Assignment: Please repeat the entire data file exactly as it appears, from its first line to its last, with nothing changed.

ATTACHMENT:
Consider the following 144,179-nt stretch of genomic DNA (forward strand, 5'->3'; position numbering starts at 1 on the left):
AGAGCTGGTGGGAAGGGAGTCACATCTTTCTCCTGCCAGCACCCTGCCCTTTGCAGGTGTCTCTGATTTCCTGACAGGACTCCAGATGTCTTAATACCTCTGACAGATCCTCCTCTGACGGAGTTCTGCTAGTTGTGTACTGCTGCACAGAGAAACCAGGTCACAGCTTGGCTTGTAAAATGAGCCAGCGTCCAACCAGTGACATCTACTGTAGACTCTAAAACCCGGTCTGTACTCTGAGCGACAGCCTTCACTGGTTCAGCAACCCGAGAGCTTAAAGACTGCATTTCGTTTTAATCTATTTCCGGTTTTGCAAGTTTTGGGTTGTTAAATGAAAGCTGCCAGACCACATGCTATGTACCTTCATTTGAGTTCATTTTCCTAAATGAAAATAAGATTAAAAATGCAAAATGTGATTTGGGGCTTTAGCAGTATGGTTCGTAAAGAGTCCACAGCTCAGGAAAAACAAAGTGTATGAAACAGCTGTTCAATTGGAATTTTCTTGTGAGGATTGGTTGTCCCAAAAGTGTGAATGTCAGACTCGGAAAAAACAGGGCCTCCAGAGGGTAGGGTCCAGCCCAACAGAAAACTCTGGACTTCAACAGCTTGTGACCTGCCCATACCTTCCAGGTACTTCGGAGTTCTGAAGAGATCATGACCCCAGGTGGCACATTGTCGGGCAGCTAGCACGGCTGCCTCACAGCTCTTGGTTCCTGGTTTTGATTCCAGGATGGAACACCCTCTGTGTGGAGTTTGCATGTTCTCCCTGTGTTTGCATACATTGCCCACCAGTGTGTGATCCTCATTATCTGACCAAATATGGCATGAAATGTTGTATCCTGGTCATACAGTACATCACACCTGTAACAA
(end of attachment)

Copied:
Consider the following 144,179-nt stretch of genomic DNA (forward strand, 5'->3'; position numbering starts at 1 on the left):
AGAGCTGGTGGGAAGGGAGTCACATCTTTCTCCTGCCAGCACCCTGCCCTTTGCAGGTGTCTCTGATTTCCTGACAGGACTCCAGATGTCTTAATACCTCTGACAGATCCTCCTCTGACGGAGTTCTGCTAGTTGTGTACTGCTGCACAGAGAAACCAGGTCACAGCTTGGCTTGTAAAATGAGCCAGCGTCCAACCAGTGACATCTACTGTAGACTCTAAAACCCGGTCTGTACTCTGAGCGACAGCCTTCACTGGTTCAGCAACCCGAGAGCTTAAAGACTGCATTTCGTTTTAATCTATTTCCGGTTTTGCAAGTTTTGGGTTGTTAAATGAAAGCTGCCAGACCACATGCTATGTACCTTCATTTGAGTTCATTTTCCTAAATGAAAATAAGATTAAAAATGCAAAATGTGATTTGGGGCTTTAGCAGTATGGTTCGTAAAGAGTCCACAGCTCAGGAAAAACAAAGTGTATGAAACAGCTGTTCAATTGGAATTTTCTTGTGAGGATTGGTTGTCCCAAAAGTGTGAATGTCAGACTCGGAAAAAACAGGGCCTCCAGAGGGTAGGGTCCAGCCCAACAGAAAACTCTGGACTTCAACAGCTTGTGACCTGCCCATACCTTCCAGGTACTTCGGAGTTCTGAAGAGATCATGACCCCAGGTGGCACATTGTCGGGCAGCTAGCACGGCTGCCTCACAGCTCTTGGTTCCTGGTTTTGATTCCAGGATGGAACACCCTCTGTGTGGAGTTTGCATGTTCTCCCTGTGTTTGCATACATTGCCCACCAGTGTGTGATCCTCATTATCTGACCAAATATGGCATGAAATGTTGTATCCTGGTCATACAGTACATCACACCTGTAACAA